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Digital Radio set for 2009 stillbirth?

  • 18 May 2006
In 1995, a Fairfax journalist told me that I should not worry too much about the Internet. Ignore it, he reassured me, and it would go away. He added that those who were predicting that the Internet would completely reshape the media landscape, were living on another planet. As we now know, his prediction - in common with that of many others - could not have been further from the reality of what has occurred.

In 2006, I could envisage a commercial radio employee telling me the same thing about digital radio. Ignore it, and it will go away. In this case, he or she would be right, more or less.

Last month, Communications Minister Helen Coonan confirmed that she does not believe it should be introduced for some time. She nominated a launch date of January 2009. In reality, she is reflecting the desire of the commercial radio industry to see it delayed until it has passed its use-by date. They don't want anything to change.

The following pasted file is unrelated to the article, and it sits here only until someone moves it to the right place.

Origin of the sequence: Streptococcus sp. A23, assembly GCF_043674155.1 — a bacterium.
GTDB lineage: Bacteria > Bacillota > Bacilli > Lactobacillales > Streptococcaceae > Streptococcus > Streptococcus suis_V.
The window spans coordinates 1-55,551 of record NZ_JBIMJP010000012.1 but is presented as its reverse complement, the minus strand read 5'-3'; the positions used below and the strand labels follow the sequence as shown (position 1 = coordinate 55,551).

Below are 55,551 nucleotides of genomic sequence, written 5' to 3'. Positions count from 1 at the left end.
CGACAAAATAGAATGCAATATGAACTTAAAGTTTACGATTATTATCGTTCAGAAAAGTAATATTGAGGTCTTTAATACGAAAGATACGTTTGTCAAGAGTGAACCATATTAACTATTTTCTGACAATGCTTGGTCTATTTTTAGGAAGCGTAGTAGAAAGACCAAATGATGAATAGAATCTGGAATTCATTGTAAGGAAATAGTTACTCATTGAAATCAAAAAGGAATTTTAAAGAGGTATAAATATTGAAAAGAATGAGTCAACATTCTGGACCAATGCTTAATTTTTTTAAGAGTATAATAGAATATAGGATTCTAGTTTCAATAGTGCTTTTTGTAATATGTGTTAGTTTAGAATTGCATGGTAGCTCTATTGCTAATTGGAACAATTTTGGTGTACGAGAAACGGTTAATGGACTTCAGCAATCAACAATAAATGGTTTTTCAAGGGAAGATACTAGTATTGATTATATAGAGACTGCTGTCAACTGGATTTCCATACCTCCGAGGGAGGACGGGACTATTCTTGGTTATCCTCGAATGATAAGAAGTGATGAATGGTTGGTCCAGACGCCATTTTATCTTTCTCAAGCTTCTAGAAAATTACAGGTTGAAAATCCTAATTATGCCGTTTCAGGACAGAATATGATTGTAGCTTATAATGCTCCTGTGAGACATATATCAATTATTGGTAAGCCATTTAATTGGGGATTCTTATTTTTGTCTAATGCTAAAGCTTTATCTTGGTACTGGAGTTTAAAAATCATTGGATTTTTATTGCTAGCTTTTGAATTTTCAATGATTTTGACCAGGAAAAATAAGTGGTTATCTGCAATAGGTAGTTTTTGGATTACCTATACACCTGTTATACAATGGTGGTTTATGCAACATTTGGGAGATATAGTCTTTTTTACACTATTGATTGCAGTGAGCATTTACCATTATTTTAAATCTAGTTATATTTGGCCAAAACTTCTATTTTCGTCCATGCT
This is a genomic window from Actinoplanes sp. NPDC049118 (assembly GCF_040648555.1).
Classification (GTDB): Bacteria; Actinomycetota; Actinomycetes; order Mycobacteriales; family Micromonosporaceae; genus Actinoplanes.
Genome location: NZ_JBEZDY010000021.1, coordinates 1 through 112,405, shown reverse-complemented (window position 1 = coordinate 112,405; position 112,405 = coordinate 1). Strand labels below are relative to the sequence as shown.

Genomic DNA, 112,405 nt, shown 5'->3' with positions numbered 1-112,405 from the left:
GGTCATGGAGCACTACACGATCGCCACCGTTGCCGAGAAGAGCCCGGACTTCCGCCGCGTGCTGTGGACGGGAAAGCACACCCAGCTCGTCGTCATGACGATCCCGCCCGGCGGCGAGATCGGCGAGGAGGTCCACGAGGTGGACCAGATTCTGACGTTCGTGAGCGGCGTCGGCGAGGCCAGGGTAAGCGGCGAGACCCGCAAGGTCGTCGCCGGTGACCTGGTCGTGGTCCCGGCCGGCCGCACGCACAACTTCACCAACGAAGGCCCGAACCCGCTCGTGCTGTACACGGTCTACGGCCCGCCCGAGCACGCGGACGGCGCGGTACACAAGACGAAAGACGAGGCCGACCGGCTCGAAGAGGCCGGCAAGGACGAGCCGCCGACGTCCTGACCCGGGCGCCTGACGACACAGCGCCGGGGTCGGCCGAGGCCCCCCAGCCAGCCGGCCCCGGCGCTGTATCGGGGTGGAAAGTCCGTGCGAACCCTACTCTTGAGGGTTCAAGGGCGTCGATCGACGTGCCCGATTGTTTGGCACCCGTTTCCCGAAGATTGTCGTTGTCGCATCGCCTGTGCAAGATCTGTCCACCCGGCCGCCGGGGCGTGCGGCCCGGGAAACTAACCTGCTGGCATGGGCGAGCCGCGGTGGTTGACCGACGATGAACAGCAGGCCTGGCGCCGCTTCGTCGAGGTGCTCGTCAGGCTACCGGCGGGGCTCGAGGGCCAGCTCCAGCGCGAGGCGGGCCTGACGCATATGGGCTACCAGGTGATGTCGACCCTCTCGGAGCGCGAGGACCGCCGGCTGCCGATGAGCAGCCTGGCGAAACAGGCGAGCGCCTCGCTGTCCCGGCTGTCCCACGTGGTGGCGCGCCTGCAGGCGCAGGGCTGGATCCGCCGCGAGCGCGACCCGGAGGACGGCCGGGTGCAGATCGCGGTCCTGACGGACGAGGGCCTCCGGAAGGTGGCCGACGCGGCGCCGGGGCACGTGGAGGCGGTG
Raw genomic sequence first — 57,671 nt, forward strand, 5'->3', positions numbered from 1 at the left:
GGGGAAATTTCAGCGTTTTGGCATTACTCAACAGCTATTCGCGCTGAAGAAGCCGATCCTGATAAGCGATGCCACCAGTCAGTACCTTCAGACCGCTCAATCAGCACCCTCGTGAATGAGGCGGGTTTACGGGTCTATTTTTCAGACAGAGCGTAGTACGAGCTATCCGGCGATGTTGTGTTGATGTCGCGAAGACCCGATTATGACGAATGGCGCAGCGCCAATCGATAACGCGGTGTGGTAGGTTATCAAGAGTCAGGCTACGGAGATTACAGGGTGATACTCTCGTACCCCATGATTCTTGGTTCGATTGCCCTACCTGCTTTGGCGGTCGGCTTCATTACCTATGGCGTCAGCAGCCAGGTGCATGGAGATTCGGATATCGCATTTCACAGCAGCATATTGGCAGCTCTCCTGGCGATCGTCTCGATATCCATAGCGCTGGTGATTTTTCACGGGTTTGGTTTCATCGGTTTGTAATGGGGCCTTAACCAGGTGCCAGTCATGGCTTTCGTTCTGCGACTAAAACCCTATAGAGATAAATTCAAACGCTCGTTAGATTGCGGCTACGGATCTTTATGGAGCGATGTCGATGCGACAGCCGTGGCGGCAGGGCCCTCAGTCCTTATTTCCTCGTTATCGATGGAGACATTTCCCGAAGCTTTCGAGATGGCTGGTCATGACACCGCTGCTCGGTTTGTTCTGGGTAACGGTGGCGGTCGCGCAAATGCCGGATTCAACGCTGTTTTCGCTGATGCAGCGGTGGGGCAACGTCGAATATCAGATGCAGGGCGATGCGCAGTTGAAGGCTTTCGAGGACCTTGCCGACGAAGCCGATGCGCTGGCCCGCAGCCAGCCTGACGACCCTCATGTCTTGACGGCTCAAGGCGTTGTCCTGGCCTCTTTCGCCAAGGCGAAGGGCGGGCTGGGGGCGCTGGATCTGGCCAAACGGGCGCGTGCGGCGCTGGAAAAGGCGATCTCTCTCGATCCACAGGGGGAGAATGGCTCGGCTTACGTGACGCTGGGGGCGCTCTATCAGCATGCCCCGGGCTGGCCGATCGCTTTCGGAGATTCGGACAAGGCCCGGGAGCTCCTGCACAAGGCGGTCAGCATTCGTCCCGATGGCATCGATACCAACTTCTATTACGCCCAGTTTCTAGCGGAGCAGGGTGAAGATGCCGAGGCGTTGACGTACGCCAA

However the industry knows that change is inevitable, and that it will destroy the oligopoly. Austereo has long been one of the most profitable players in the industry. Its CEO Michael Anderson admitted on Channel 9's Business Sunday at the weekend that radio as we know it "is coming to an end". He and other executives realise that it is in their best interest to delay the introduction of digital radio. They have lobbied the Minister for extra time.

Speaking at April's Australian Broadcasting Summit in Sydney, Senator Coonan announced a 2009 start: "This is a realistic estimation of the time needed to put into place a complex legislative and regulatory time frame for the new broadcasting technology."

But it's arguable that digital radio could begin almost immediately. Successful test transmissions have taken place in Sydney and Melbourne over the past two years. With the appropriate political will, the ABC would need much less time to prepare to commence ongoing digital radio transmissions. The required political will might have been manifest in a designated allocation in last week's Federal Budget, as it was with respect to other ABC activities. The ABC is already organised to offer extra services such as DIG music channels for niche interests such as jazz and country. Digital would also allow it to put special programming types such as Parliament and cricket and other sport on dedicated channels, rather